This is what happens when a seminary (or denomination; the school is part of the liberal United Church of Christ) departs from the Word and embraces the spirit of the age. more >>
Due to an objection with an Affordable Care Act mandate that requires health insurance plans to offer base birth control, Wheaton College has announced that it will no longer offer health insurance to its students to avoid conflicting with the institution's Christian convictions.
The decision, announced to its students on July 10, effectively strips about a quarter of the suburban Chicago non-denominational liberal arts school's undergraduate and graduate students of their health care plans, which is about 700-plus individuals.
As one of the most contested aspects of Obamacare has been the requirement for health insurance plans to provide birth control and emergency contraceptives, a number of Christian organizations have cried foul, claiming that the law violates their religious beliefs. more >>
After an independent report released during the winter found that Bob Jones University officials discouraged victims of sexual assault from filing police reports, a months-long local South Carolina police department investigation found that there is insufficient evidence to prove that BJU violated any mandatory reporting laws.
As the Greenville Police Department conducted a seven month investigation into whether teachers, counselors and other officials at the Christian college failed to obey South Carolina law by not reporting knowledge of alleged sexual crimes against juvenile students to authorities, the investigation could not prove that BJU officials were guilty of violating the law.
"After interviewing all available witnesses, reviewing historical documentation, and consulting with the solicitor, it was jointly concluded that there is insufficient evidence to establish probable cause or prove beyond a reasonable doubt that either the faculty or administration of BJU in place at that time violated the mandatory reporting law in the cases we reviewed," a statement recently released by the Greenville Police Department affirms. more >>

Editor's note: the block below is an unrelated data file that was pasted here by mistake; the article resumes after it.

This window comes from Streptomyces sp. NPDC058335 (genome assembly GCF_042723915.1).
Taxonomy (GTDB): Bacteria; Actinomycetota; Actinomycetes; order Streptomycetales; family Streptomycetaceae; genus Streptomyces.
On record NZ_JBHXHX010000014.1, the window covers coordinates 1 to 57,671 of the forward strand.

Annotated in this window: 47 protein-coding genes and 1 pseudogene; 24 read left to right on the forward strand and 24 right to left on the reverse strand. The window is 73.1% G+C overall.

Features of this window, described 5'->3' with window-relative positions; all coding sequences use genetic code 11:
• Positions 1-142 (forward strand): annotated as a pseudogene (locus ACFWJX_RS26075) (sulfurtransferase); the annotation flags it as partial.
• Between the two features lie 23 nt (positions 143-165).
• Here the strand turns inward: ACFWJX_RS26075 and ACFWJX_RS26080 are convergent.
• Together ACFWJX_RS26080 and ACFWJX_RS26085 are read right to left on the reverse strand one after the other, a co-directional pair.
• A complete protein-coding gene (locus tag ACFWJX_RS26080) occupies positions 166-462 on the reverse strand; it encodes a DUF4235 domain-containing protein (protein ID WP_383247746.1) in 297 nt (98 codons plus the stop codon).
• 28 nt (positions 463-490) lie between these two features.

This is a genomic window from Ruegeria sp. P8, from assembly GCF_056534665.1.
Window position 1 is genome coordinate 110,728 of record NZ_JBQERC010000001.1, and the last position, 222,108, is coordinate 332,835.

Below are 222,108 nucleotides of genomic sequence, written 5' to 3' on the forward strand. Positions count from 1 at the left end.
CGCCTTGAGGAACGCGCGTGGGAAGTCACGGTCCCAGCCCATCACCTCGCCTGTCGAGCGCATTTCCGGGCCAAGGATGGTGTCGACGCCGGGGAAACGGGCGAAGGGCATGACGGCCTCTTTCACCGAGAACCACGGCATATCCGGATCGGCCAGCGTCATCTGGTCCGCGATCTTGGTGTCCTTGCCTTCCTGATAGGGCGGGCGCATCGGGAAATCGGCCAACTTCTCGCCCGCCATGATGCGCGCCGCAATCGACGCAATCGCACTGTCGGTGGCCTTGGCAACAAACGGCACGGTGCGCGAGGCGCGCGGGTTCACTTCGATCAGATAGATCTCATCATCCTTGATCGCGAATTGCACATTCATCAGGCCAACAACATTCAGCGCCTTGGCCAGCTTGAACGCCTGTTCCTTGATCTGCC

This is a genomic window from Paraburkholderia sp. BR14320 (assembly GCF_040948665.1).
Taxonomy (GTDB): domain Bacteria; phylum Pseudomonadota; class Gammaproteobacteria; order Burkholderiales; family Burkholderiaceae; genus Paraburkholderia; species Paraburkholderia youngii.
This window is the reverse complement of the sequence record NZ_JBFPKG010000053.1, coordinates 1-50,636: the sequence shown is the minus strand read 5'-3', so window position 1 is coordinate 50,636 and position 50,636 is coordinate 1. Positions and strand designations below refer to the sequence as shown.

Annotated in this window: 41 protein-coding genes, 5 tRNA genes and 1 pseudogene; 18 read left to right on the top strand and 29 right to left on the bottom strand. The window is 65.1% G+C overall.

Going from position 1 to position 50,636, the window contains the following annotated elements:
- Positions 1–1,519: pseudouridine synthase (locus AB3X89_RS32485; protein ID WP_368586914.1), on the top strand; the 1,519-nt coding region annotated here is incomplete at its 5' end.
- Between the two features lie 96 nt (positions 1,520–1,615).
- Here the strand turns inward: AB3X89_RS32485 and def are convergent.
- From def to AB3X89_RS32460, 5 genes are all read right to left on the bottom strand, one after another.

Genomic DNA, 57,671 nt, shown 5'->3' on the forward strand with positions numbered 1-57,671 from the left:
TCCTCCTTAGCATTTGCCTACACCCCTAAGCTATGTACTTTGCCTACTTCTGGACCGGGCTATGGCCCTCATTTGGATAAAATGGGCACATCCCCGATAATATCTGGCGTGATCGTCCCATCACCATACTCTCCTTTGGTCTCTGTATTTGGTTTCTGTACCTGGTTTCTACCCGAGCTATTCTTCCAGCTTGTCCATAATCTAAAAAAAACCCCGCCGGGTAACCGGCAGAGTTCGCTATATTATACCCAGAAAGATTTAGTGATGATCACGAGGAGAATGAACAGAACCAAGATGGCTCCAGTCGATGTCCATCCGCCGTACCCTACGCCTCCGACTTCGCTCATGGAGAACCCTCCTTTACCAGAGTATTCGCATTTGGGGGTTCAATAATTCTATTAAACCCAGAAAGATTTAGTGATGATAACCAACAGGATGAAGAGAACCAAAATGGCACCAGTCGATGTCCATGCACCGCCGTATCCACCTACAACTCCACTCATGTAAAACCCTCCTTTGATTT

A public school district in Georgia will have to pay a humanist organization $22,500 through its insurance carriers after the organization sued the school system over allegations that local high school coaches led their teams in prayers and included biblical passages on official team log books and promotional banners.
In December, the American Humanist Association filed a lawsuit against the the Hall County School District in Gainesville, Georgia, over the district's practices of allowing coaches and other faculty to lead in team prayer during official school events and allowing Bible verses to be printed on team documents.
After sending warning letters to the school district last August, the lawsuit called out the prayer traditions of various athletic teams from Chestatee High School and North Hall High School. more >>